Director: Sergei Bodrov.
Producer: Basil Iwanyk, Thomas Tull & Lionel Wigram.
Distributed by: Universal Pictures.
Writer: Matt Greenberg, Charles Leavitt & Aaron Guzikowski. Based on The Spook’s Apprentice books by Joseph Delaney.
Starring: Jeff Bridges, Ben Barnes, Alicia Vikander, Julianne Moore & Kit Harington.
Music: Marco Beltrami.
Editing: Paul Rubell, Jim Page & Michael Kahn.
Cinematography: Newton Thomas Sigel.
Budget: $95 million.
Box Office: $114.2 million.
Runtime: 1 hr 42 mins.
Release Date: March 27th 2015
Seventh Son will for me, be more well known for its troubled production rather than the actual movie itself. Originally set for February 2013, Rhythm & Hues, the visual effects company handling the CGI for Seventh Son went bankrupt which delayed production on the film. Then Legendary Pictures, partnered with Warner Bros. started the film’s production again for an October 2013 release. However, Legendary Pictures separated from Warner Bros. and the date got pushed back to January 2014 with new distributor Universal who delayed the film once more with an early 2015 release date. With a troubled production history like that then its safe to assume that this film could be bad. But being based on the young adult book series The Wardstone Chronicles written by Joseph Delaney, then this could be a fun little fantasy romp. Is it? Let’s find out!
Seventh Son takes place in a fictional, magical world where a knightly order known as the Spooks fight the forces of darkness to keep the population safe. However, only one of these Spooks remains; Master Gregory and he must find a way to defeat an old adversary he locked up decades ago; Mother Malkin. To do this, he seeks out Tom Ward who is a Seventh Son of a Seventh Son which should grant him supernatural powers and extra physical abilities. However, Tom does not seem particularly exceptional so Gregory must train him in the art of magic and combat before a centennial event known as the “Blood Moon” as that is when Mother Malkin and her loyal demon followers will be at their most powerful.
The most disappointing thing about this film is that it has a plethora of imaginative ideas and some awesome concepts that really could be well executed to make an enjoyable fantasy adventure. Unfortunately, Seventh Son failed in one of its core elements, as these ideas and concepts are wasted and don’t provoke any sort of excitement because most of them didn’t have enough screen time to truly enhance the story. However saying this, Seventh Son was a guilty pleasure watch for me and I did get a huge amount of enjoyment in the schlocky fun that was on screen. However, there’s a difference between laughing AT a film and laughing WITH the film, so these bursts of awe and smiles occurred a few times throughout the film.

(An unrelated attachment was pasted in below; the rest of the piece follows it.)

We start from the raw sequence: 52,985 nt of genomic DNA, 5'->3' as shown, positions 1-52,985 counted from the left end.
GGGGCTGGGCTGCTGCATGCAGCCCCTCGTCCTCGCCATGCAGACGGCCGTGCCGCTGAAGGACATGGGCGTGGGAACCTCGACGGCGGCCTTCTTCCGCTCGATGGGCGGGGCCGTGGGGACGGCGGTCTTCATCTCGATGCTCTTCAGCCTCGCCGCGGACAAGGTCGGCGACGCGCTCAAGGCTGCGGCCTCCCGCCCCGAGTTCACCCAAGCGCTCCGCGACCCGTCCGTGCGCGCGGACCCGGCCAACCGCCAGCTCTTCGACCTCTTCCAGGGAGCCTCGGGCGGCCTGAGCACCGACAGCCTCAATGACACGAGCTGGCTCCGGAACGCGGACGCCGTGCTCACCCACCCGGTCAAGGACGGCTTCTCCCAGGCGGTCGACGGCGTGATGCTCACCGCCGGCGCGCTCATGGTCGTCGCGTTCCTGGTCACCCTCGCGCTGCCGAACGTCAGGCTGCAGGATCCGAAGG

The other time spent was just being bored as Seventh Son is a boring and dull watch and it disappoints me to say that, as this concept and story seems like something I’d eat up straight away, because I love fantasy, I love giant flame spewing dragons, I love epic sword fights. The lack of world building and character development and also the lack of anything fun just resulted in a tedious film to sit through. Lots of action in a film doesn’t just entertain me; just a long dialogue scene can be compelling and engage me and ultimately can make me entertained. The world that Seventh Son is set in is such a bland and generic fantasy world that could be very well defined. But, just like the other concepts in this film, they fall victim to a lack of wonder. This world isn’t even given a name! Come on now!
The characters don’t fair any better as our lead, Tom Ward is a generic young-adult hero who is so bland and doesn’t offer any character traits that other young adult leads, like Katnis Everdeen from The Hunger Games series and Tris from The Divergent series haven’t offered already. Ben Barnes doesn’t really give any depth to Tom Ward and his chemistry with Alicia Vikander is appalling, as the two don’t really get much screen time to establish this new romance. Jeff Bridges as Master Gregory gives a laughably bad performance, as half his dialogue was inaudible due to him mumbling and putting on a stupid voice that made him sound like Bane from The Dark Knight Rises. However, Julianne Moore is a lot of fun as the villain, as Mother Malkin and her poorly defined minions are the only thing that is close to good or fun in Seventh Son. Also, Moore looks like she’s having a lot of fun in the role which gives in some entertainment in this otherwise lackluster film.
Seventh Son’s production ranges from mediocre to terrible. The CGI on display for the creatures, which range from a guy who turns into a bear, Mother Malkin and her minions turnin into dragons and a warrior turning into a Panther. These creatures are solid in design but poor in the CG, as they look out of place. Marco Beltrami’s music is the crowning gem of this movie, as he manages to create an awesome and bombastic main theme tune for Seventh Son and it makes the film feel like a franchise entry. The cinematography is at points legitimately jaw dropping, as the beautiful landscape shots of this fantasy world look great and something I’d love to see more explored.
Overall, Seventh Son is a very disappointing film to look back on, as its troubled production already set itself in bad word in the general public eye. However, that doesn’t mean that it didn’t need to suck. A bland fantasy world that isn’t explored well and its barely interesting to invest in; a mostly horrible main cast, with Julianne Moore being the standout. The music is the only noteworthy aspect about the production, along with some gorgeous cinematography shots. However, the CGI is out of place and looks bad and Seventh Son is a generally slow and boring film, despite some exciting action scenes and standalone moments.